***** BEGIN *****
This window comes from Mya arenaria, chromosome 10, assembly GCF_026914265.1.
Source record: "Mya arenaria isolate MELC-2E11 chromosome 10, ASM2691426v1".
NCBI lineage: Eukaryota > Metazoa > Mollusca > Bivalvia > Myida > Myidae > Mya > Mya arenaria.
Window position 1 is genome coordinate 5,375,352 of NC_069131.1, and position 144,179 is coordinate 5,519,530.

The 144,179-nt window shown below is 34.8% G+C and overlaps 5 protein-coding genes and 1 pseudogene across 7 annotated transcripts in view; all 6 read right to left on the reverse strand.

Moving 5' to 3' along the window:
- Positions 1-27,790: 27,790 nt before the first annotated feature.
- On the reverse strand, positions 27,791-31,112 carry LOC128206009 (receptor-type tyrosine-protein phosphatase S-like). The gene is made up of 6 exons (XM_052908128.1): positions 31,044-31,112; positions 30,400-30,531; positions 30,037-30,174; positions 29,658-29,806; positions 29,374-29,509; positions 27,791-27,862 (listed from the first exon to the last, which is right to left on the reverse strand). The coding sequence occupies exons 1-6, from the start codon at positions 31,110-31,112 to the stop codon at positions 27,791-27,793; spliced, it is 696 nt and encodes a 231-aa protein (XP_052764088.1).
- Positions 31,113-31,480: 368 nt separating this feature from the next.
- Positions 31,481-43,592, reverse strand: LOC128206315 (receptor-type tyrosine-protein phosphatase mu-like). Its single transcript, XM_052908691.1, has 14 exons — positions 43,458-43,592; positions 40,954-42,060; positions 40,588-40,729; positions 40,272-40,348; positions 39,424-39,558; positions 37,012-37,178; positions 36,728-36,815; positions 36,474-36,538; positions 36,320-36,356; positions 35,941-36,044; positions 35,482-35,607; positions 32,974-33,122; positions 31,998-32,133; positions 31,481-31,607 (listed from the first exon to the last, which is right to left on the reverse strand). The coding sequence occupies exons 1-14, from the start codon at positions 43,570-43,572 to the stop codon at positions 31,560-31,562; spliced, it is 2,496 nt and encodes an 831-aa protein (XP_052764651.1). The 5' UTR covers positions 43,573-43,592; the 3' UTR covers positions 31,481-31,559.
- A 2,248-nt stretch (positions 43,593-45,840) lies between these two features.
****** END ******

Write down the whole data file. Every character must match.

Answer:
This window comes from Mya arenaria, chromosome 10, assembly GCF_026914265.1.
Source record: "Mya arenaria isolate MELC-2E11 chromosome 10, ASM2691426v1".
NCBI lineage: Eukaryota > Metazoa > Mollusca > Bivalvia > Myida > Myidae > Mya > Mya arenaria.
Window position 1 is genome coordinate 5,375,352 of NC_069131.1, and position 144,179 is coordinate 5,519,530.

The 144,179-nt window shown below is 34.8% G+C and overlaps 5 protein-coding genes and 1 pseudogene across 7 annotated transcripts in view; all 6 read right to left on the reverse strand.

Moving 5' to 3' along the window:
- Positions 1-27,790: 27,790 nt before the first annotated feature.
- On the reverse strand, positions 27,791-31,112 carry LOC128206009 (receptor-type tyrosine-protein phosphatase S-like). The gene is made up of 6 exons (XM_052908128.1): positions 31,044-31,112; positions 30,400-30,531; positions 30,037-30,174; positions 29,658-29,806; positions 29,374-29,509; positions 27,791-27,862 (listed from the first exon to the last, which is right to left on the reverse strand). The coding sequence occupies exons 1-6, from the start codon at positions 31,110-31,112 to the stop codon at positions 27,791-27,793; spliced, it is 696 nt and encodes a 231-aa protein (XP_052764088.1).
- Positions 31,113-31,480: 368 nt separating this feature from the next.
- Positions 31,481-43,592, reverse strand: LOC128206315 (receptor-type tyrosine-protein phosphatase mu-like). Its single transcript, XM_052908691.1, has 14 exons — positions 43,458-43,592; positions 40,954-42,060; positions 40,588-40,729; positions 40,272-40,348; positions 39,424-39,558; positions 37,012-37,178; positions 36,728-36,815; positions 36,474-36,538; positions 36,320-36,356; positions 35,941-36,044; positions 35,482-35,607; positions 32,974-33,122; positions 31,998-32,133; positions 31,481-31,607 (listed from the first exon to the last, which is right to left on the reverse strand). The coding sequence occupies exons 1-14, from the start codon at positions 43,570-43,572 to the stop codon at positions 31,560-31,562; spliced, it is 2,496 nt and encodes an 831-aa protein (XP_052764651.1). The 5' UTR covers positions 43,573-43,592; the 3' UTR covers positions 31,481-31,559.
- A 2,248-nt stretch (positions 43,593-45,840) lies between these two features.